NEPC Review: Expanding Choice in Elementary and Secondary Education: A Report on Rethinking the Federal Role in Education

Expanding Choice in Elementary and Secondary Education: A Report on Rethinking the Federal Role in Education presents a seemingly egalitarian prescription for the federal government to expand school choice. An examination of the arguments and evidence for increasing choice, however, reveals at least three important shortcomings. First, the authors tend to overuse research that is still in progress and research produced by advocacy organizations and think tanks, leading them to be overly optimistic about particular school choice reforms’ effects on educational achievement, access and equity. The second oversight is the neglect of important scholarship, causing the authors to fail to acknowledge the complex social and political dynamics informing parental choice processes as well as choice schools’ practices that limit and shape their student enrollments. A third shortcoming emerges from this omission: the authors do not sufficiently consider issues of diversity, including the social categories of race, ethnicity, special education, and English Learners. They fail to acknowledge that some school choice reforms have had segregative effects. As such, in the singular pursuit of their goal to universally expand school choice the authors miss an opportunity to affirm the federal role in ensuring the creation of diverse, equitable, and high-quality choice schools that would produce individual and societal benefits.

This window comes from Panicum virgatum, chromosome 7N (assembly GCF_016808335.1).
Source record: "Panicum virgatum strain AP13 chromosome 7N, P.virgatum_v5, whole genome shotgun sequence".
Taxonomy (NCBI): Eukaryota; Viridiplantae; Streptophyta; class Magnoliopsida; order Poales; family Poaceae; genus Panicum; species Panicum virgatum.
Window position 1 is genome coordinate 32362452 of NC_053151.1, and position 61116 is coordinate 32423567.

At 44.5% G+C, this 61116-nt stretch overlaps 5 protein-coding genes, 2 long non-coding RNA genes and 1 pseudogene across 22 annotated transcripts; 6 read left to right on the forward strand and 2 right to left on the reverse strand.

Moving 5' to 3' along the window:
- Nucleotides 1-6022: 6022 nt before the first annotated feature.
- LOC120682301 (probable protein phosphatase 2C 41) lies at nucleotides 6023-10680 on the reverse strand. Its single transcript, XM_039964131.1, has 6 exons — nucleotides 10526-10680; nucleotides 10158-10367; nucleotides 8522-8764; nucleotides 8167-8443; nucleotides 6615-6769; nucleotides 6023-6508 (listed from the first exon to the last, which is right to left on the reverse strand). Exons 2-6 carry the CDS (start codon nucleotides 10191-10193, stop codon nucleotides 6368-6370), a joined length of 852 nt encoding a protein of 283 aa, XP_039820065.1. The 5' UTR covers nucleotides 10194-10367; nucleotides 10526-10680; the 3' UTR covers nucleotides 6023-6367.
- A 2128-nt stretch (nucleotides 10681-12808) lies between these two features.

Suggested Citation: Scott, J. (2010). Review of "Expanding Choice in Elementary and Secondary Education: A Report on Rethinking the Federal Role in Education," Boulder and Tempe: Education and the Public Interest Center & Education Policy Research Unit. Retrieved [date] from http://epicpolicy.org/thinktank/review-expanding-choice

Document Reviewed:

Expanding Choice in Elementary and Secondary Education: A Report on Rethinking the Federal Role in Education

Jay Greene, Tom Loveless, W. Bentley MacLeod, Thomas Nechyba, Paul Peterson, Meredith Rosenthal, and Grover Whitehurst
Brookings Institution